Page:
“So, I was hoping to just get a quick profile of her. It shouldn’t take long, and it could make for good publicity, if I say so myself,” Teru finished.
Iroha scratched her ear in thought, unmoved by Teru’s hopeful expression. She took Teru’s card, looked at it with only minor interest, and shrugged her shoulder.
“Alright, but I’ll be holding you to the ‘quick’ part. And I’ll be keeping an eye on you in case you’re up to anything.”
Teru nodded, her wings jostling with excitement. “Of course, ma’am. And, um, I was serious about the coffee order.”
The waitress perked up, her wings buzzing again, and hurried towards the drink bar. She returned half a minute later with a fresh cup of coffee and placed it gingerly in front of Teru. She scooted into the other side of the booth facing Teru, needing to look up to make eye contact.
“Thank you very much for agreeing on such short notice,” Teru said, clicking her pen. “First things first: Could I get your name?”
The faerie nodded, though she struggled to come up with an answer. “It’s… not exactly a name, but everyone calls me Daiyousei.”
Even trying to explain her own name — or what counted for one — felt awkward to the faerie called Daiyousei, as did talking about herself in general. As soon as the words had left her mouth, she wanted to excuse herself and go bus a table. Anything to get out of having to talk with this strange tengu woman.
The journalist, Teru, gave a long hum of interest as she scribbled in her notebook. “Daiyousei, eh? That’s got a nice ring to it. Maybe a little long to pronounce, but…” She looked back up at Daiyousei, pushing her half-moon glasses up. The faerie could swear her forehead almost had a glow now. “Anyway, how long have you been working here? From what I’ve seen, you already look like a natural.”
Daiyousei scrunched her face in thought; despite being part of her job, numbers had a way of not working well for her. How long had it been? One, two… She resorted to counting out on her fingers after losing count for the second time.
“Ffffffour months?” she concluded, holding up as many digits.
Teru seemed to acknowledge the figure, dubious as it was, and jotted it down anyway. “And how’d you land your job here? Did anything draw you to it?”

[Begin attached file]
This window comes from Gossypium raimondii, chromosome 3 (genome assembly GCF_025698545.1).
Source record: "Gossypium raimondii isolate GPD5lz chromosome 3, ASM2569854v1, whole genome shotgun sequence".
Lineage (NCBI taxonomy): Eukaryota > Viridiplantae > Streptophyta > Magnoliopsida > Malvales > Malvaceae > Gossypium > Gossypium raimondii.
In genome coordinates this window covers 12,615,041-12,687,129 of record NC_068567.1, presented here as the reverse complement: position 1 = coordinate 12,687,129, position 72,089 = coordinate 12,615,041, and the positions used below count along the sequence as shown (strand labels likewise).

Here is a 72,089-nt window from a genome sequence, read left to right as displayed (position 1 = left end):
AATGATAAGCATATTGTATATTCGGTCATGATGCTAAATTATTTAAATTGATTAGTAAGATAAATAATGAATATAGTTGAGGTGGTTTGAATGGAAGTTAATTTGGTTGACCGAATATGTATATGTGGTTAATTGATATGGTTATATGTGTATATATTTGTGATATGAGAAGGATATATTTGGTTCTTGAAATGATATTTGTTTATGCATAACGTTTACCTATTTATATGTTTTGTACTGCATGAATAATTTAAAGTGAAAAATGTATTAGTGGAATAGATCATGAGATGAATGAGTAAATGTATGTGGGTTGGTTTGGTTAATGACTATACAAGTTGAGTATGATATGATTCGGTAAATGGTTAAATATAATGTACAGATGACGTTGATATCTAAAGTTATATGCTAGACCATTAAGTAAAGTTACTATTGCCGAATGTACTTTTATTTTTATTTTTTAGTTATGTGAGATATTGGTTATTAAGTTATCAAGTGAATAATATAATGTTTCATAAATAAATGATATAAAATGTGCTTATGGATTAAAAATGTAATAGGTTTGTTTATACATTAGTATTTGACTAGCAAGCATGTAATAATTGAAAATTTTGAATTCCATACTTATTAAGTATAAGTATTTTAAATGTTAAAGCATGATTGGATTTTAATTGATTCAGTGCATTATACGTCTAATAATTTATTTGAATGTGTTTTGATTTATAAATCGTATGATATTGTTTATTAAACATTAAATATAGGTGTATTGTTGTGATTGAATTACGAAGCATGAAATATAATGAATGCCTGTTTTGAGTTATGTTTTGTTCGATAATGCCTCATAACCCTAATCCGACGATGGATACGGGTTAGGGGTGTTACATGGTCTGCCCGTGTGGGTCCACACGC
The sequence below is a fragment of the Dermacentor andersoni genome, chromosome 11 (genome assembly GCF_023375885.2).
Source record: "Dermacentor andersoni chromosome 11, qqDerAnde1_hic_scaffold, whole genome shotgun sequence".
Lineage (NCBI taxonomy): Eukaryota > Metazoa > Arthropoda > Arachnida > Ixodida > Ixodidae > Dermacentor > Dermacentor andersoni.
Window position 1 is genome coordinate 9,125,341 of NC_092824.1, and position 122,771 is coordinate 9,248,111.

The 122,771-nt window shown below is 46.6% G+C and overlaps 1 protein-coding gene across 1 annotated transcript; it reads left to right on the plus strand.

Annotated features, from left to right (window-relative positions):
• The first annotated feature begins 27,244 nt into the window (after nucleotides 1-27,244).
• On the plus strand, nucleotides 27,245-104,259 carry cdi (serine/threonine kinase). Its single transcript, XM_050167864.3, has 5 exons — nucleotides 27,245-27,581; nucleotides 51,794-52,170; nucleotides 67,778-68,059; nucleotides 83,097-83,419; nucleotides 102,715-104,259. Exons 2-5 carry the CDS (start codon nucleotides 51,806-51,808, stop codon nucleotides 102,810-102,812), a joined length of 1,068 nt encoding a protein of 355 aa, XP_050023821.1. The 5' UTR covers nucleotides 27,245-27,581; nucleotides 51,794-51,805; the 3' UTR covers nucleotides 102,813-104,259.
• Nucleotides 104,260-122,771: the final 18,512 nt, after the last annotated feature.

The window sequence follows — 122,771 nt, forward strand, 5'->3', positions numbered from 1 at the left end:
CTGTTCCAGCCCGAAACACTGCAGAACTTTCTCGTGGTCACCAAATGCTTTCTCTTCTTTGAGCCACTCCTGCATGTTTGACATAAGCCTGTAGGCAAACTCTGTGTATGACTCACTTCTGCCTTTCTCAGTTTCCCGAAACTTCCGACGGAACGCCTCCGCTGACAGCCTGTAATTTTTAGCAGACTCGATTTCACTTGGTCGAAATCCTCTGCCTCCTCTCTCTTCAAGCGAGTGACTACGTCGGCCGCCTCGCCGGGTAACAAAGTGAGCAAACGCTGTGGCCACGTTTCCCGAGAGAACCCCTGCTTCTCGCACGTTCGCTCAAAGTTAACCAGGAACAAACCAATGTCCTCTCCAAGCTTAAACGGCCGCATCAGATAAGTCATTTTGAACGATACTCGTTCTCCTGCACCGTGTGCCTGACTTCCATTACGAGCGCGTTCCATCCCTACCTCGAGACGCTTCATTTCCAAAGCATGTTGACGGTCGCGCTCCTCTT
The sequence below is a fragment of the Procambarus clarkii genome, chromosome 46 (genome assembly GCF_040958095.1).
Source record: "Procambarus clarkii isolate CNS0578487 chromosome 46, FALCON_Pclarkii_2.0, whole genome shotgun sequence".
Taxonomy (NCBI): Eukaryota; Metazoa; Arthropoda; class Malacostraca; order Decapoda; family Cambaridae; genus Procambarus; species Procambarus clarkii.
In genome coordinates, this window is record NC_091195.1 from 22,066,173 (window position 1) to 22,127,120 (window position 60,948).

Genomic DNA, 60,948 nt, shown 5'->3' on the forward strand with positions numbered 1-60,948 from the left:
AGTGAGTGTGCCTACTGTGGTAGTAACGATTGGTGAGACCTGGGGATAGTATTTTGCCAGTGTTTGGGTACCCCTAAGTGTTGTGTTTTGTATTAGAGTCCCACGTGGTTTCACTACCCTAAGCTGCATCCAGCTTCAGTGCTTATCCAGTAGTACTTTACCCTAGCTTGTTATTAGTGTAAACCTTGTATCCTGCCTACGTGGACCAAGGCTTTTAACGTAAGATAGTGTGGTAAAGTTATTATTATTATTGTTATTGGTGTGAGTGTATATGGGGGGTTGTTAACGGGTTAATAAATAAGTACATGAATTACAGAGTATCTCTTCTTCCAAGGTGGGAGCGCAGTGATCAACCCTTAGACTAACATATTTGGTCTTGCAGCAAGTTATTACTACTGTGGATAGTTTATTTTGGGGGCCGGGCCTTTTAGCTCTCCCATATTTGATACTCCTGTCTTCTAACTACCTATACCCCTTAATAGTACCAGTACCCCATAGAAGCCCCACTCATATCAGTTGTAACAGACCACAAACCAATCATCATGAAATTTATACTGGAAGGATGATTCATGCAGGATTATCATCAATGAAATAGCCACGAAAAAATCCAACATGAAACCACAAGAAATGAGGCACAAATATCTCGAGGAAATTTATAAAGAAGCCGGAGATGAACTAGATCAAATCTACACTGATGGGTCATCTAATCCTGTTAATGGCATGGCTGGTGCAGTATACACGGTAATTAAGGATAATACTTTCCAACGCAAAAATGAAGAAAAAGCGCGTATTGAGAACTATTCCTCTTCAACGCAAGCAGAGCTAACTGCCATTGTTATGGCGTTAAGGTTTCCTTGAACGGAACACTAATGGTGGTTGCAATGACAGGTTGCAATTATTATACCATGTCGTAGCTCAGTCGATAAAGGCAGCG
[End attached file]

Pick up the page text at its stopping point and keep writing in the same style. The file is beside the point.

Daiyousei winced. Of all questions to come out with. She fiddled with the bow on her collar. “I don’t like to talk about that.”
Hoping for some help, she looked to Miss Manager, whose ears jumped to attention right away. She immediately raised her hands in front of her, making a clear ‘X’ with them — an oft employed signal when she was around.
Either ignoring the signal or not seeing it, Teru went on. “Aw, come on. I’m not a scary person. If there’s any big, juicy secrets, your big sis’ll keep—”
Miss Manager cleared her throat loudly, causing Teru’s pointed ears to twitch. Finally, the crow woman couldn’t ignore the call to stop her prodding. With a quiet click of her tongue, Teru crossed out a few lines in her notes and carried on, her smirk noticeably lessened.
“Right, moving on. Mind telling me where you came from? I mean, I’m guessing you’re not from around here, right?”
“The, um… big lake. With all the fog. Out by the huge red house. I lived around there.” Still not a real nice question, but she’d been away long enough that thinking about it didn’t make her stomach all queasy like it used to.
Teru nodded as she continued writing, the edges of her mouth curling back up. “How interesting! That’s an awful long way from Amaden. Surely, you could tell me just a little about how you got here. Pretty please?”
Daiyousei didn’t even have to look at her manager this time. Out of the corner of her eye, she could see Miss Manager’s hands going up in an even more emphatic signal. About the same time, a third pair of eyes drew her attention: her coworker Oboro, the short girl who could have either been a tiny, stocky human or a pudgy kappa; she’d never told either way. Ever the curious one, Oboro had hoisted herself over the booth back to watch what was going on, sending a cheery smile and a wave at Daiyousei.
Fight the growing urge to crawl under the table, Daiyousei tried to block out Oboro and flicked between Iroha and Teru. It looked like the latter was ignoring the signal to stop again. Well, maybe it didn’t hurt to answer this time.